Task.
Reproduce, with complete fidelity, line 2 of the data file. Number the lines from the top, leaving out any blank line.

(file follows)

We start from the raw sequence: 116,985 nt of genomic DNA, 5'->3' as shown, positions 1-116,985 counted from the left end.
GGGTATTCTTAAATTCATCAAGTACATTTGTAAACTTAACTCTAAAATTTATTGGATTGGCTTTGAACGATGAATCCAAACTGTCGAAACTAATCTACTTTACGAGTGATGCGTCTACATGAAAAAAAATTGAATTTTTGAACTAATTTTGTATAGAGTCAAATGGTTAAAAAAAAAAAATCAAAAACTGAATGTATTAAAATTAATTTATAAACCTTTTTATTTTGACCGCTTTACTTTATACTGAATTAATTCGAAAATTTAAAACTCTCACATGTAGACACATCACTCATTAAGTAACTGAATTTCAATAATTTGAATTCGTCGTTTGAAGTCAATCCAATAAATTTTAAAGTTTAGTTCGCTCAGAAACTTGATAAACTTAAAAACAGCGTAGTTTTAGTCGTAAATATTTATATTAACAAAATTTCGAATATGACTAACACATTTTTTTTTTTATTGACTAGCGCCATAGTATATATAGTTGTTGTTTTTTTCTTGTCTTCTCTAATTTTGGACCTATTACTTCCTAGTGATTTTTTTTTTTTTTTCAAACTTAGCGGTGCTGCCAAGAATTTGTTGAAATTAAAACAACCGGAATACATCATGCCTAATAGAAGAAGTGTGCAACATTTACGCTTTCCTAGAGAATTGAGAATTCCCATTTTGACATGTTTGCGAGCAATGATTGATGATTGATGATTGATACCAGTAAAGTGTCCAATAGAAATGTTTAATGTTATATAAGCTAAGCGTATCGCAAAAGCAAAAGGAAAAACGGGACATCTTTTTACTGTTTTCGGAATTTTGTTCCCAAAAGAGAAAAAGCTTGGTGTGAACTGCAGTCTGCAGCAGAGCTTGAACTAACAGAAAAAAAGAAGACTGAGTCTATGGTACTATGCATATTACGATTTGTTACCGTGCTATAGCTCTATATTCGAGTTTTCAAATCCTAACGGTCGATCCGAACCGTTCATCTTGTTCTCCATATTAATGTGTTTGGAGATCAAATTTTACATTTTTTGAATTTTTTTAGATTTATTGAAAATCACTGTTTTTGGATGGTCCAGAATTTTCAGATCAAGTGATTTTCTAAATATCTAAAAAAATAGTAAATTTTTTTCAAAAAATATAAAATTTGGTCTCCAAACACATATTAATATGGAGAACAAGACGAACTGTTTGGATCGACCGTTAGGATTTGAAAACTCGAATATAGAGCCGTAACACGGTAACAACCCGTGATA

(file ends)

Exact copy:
GGGTATTCTTAAATTCATCAAGTACATTTGTAAACTTAACTCTAAAATTTATTGGATTGGCTTTGAACGATGAATCCAAACTGTCGAAACTAATCTACTTTACGAGTGATGCGTCTACATGAAAAAAAATTGAATTTTTGAACTAATTTTGTATAGAGTCAAATGGTTAAAAAAAAAAAATCAAAAACTGAATGTATTAAAATTAATTTATAAACCTTTTTATTTTGACCGCTTTACTTTATACTGAATTAATTCGAAAATTTAAAACTCTCACATGTAGACACATCACTCATTAAGTAACTGAATTTCAATAATTTGAATTCGTCGTTTGAAGTCAATCCAATAAATTTTAAAGTTTAGTTCGCTCAGAAACTTGATAAACTTAAAAACAGCGTAGTTTTAGTCGTAAATATTTATATTAACAAAATTTCGAATATGACTAACACATTTTTTTTTTTATTGACTAGCGCCATAGTATATATAGTTGTTGTTTTTTTCTTGTCTTCTCTAATTTTGGACCTATTACTTCCTAGTGATTTTTTTTTTTTTTTCAAACTTAGCGGTGCTGCCAAGAATTTGTTGAAATTAAAACAACCGGAATACATCATGCCTAATAGAAGAAGTGTGCAACATTTACGCTTTCCTAGAGAATTGAGAATTCCCATTTTGACATGTTTGCGAGCAATGATTGATGATTGATGATTGATACCAGTAAAGTGTCCAATAGAAATGTTTAATGTTATATAAGCTAAGCGTATCGCAAAAGCAAAAGGAAAAACGGGACATCTTTTTACTGTTTTCGGAATTTTGTTCCCAAAAGAGAAAAAGCTTGGTGTGAACTGCAGTCTGCAGCAGAGCTTGAACTAACAGAAAAAAAGAAGACTGAGTCTATGGTACTATGCATATTACGATTTGTTACCGTGCTATAGCTCTATATTCGAGTTTTCAAATCCTAACGGTCGATCCGAACCGTTCATCTTGTTCTCCATATTAATGTGTTTGGAGATCAAATTTTACATTTTTTGAATTTTTTTAGATTTATTGAAAATCACTGTTTTTGGATGGTCCAGAATTTTCAGATCAAGTGATTTTCTAAATATCTAAAAAAATAGTAAATTTTTTTCAAAAAATATAAAATTTGGTCTCCAAACACATATTAATATGGAGAACAAGACGAACTGTTTGGATCGACCGTTAGGATTTGAAAACTCGAATATAGAGCCGTAACACGGTAACAACCCGTGATA